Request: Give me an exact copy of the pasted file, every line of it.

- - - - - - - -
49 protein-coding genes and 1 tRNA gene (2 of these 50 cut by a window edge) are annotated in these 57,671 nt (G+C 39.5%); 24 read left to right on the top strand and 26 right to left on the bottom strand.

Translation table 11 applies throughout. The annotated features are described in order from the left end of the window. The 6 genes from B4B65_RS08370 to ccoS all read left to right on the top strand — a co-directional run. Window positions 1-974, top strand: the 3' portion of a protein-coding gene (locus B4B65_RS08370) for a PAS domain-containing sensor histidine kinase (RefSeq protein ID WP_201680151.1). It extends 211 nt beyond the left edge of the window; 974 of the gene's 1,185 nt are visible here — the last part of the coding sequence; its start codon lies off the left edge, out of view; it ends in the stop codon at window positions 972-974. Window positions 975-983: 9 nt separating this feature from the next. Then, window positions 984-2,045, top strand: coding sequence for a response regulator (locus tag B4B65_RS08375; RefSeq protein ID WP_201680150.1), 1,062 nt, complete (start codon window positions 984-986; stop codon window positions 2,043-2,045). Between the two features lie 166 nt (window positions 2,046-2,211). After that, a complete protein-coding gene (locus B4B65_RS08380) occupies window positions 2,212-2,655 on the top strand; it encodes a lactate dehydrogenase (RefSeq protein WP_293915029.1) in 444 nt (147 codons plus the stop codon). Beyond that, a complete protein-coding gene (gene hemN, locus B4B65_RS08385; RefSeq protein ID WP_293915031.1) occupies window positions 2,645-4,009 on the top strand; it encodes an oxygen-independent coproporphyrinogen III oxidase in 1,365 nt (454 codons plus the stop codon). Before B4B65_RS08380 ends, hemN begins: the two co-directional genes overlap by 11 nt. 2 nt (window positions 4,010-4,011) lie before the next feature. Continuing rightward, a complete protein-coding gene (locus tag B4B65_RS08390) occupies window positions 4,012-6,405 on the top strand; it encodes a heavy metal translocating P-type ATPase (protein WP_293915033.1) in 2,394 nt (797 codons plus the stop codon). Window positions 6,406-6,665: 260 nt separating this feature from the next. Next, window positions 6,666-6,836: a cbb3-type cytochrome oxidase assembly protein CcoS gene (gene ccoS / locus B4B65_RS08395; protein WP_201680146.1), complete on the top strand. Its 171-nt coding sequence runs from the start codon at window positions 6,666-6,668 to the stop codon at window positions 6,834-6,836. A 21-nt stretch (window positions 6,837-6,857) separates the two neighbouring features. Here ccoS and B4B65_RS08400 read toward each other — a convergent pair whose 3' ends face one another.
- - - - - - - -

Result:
49 protein-coding genes and 1 tRNA gene (2 of these 50 cut by a window edge) are annotated in these 57,671 nt (G+C 39.5%); 24 read left to right on the top strand and 26 right to left on the bottom strand.

Translation table 11 applies throughout. The annotated features are described in order from the left end of the window. The 6 genes from B4B65_RS08370 to ccoS all read left to right on the top strand — a co-directional run. Window positions 1-974, top strand: the 3' portion of a protein-coding gene (locus B4B65_RS08370) for a PAS domain-containing sensor histidine kinase (RefSeq protein ID WP_201680151.1). It extends 211 nt beyond the left edge of the window; 974 of the gene's 1,185 nt are visible here — the last part of the coding sequence; its start codon lies off the left edge, out of view; it ends in the stop codon at window positions 972-974. Window positions 975-983: 9 nt separating this feature from the next. Then, window positions 984-2,045, top strand: coding sequence for a response regulator (locus tag B4B65_RS08375; RefSeq protein ID WP_201680150.1), 1,062 nt, complete (start codon window positions 984-986; stop codon window positions 2,043-2,045). Between the two features lie 166 nt (window positions 2,046-2,211). After that, a complete protein-coding gene (locus B4B65_RS08380) occupies window positions 2,212-2,655 on the top strand; it encodes a lactate dehydrogenase (RefSeq protein WP_293915029.1) in 444 nt (147 codons plus the stop codon). Beyond that, a complete protein-coding gene (gene hemN, locus B4B65_RS08385; RefSeq protein ID WP_293915031.1) occupies window positions 2,645-4,009 on the top strand; it encodes an oxygen-independent coproporphyrinogen III oxidase in 1,365 nt (454 codons plus the stop codon). Before B4B65_RS08380 ends, hemN begins: the two co-directional genes overlap by 11 nt. 2 nt (window positions 4,010-4,011) lie before the next feature. Continuing rightward, a complete protein-coding gene (locus tag B4B65_RS08390) occupies window positions 4,012-6,405 on the top strand; it encodes a heavy metal translocating P-type ATPase (protein WP_293915033.1) in 2,394 nt (797 codons plus the stop codon). Window positions 6,406-6,665: 260 nt separating this feature from the next. Next, window positions 6,666-6,836: a cbb3-type cytochrome oxidase assembly protein CcoS gene (gene ccoS / locus B4B65_RS08395; protein WP_201680146.1), complete on the top strand. Its 171-nt coding sequence runs from the start codon at window positions 6,666-6,668 to the stop codon at window positions 6,834-6,836. A 21-nt stretch (window positions 6,837-6,857) separates the two neighbouring features. Here ccoS and B4B65_RS08400 read toward each other — a convergent pair whose 3' ends face one another.